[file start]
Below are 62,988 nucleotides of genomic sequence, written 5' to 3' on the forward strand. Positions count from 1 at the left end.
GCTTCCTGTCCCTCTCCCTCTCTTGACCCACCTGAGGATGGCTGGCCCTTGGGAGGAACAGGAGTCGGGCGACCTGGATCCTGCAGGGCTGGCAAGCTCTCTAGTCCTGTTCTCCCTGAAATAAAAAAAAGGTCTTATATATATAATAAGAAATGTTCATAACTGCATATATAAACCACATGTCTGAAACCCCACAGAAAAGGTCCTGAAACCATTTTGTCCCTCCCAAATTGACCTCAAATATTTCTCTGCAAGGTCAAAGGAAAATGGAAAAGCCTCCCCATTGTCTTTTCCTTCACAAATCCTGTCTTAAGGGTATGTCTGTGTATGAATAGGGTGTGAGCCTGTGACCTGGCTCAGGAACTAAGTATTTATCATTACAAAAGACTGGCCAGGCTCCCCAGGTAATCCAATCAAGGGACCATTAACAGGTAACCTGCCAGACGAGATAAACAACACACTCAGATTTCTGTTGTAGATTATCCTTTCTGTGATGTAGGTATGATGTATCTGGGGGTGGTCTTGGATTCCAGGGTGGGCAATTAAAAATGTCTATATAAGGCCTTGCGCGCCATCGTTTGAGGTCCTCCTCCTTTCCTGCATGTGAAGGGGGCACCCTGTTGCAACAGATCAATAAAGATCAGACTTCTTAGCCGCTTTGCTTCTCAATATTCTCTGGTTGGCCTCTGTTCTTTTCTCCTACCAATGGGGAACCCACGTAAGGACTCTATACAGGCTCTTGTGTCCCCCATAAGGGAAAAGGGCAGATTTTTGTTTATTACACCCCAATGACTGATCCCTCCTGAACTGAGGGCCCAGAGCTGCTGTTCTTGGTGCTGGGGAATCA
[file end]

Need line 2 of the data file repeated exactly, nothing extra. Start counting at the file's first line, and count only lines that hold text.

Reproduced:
GCTTCCTGTCCCTCTCCCTCTCTTGACCCACCTGAGGATGGCTGGCCCTTGGGAGGAACAGGAGTCGGGCGACCTGGATCCTGCAGGGCTGGCAAGCTCTCTAGTCCTGTTCTCCCTGAAATAAAAAAAAGGTCTTATATATATAATAAGAAATGTTCATAACTGCATATATAAACCACATGTCTGAAACCCCACAGAAAAGGTCCTGAAACCATTTTGTCCCTCCCAAATTGACCTCAAATATTTCTCTGCAAGGTCAAAGGAAAATGGAAAAGCCTCCCCATTGTCTTTTCCTTCACAAATCCTGTCTTAAGGGTATGTCTGTGTATGAATAGGGTGTGAGCCTGTGACCTGGCTCAGGAACTAAGTATTTATCATTACAAAAGACTGGCCAGGCTCCCCAGGTAATCCAATCAAGGGACCATTAACAGGTAACCTGCCAGACGAGATAAACAACACACTCAGATTTCTGTTGTAGATTATCCTTTCTGTGATGTAGGTATGATGTATCTGGGGGTGGTCTTGGATTCCAGGGTGGGCAATTAAAAATGTCTATATAAGGCCTTGCGCGCCATCGTTTGAGGTCCTCCTCCTTTCCTGCATGTGAAGGGGGCACCCTGTTGCAACAGATCAATAAAGATCAGACTTCTTAGCCGCTTTGCTTCTCAATATTCTCTGGTTGGCCTCTGTTCTTTTCTCCTACCAATGGGGAACCCACGTAAGGACTCTATACAGGCTCTTGTGTCCCCCATAAGGGAAAAGGGCAGATTTTTGTTTATTACACCCCAATGACTGATCCCTCCTGAACTGAGGGCCCAGAGCTGCTGTTCTTGGTGCTGGGGAATCA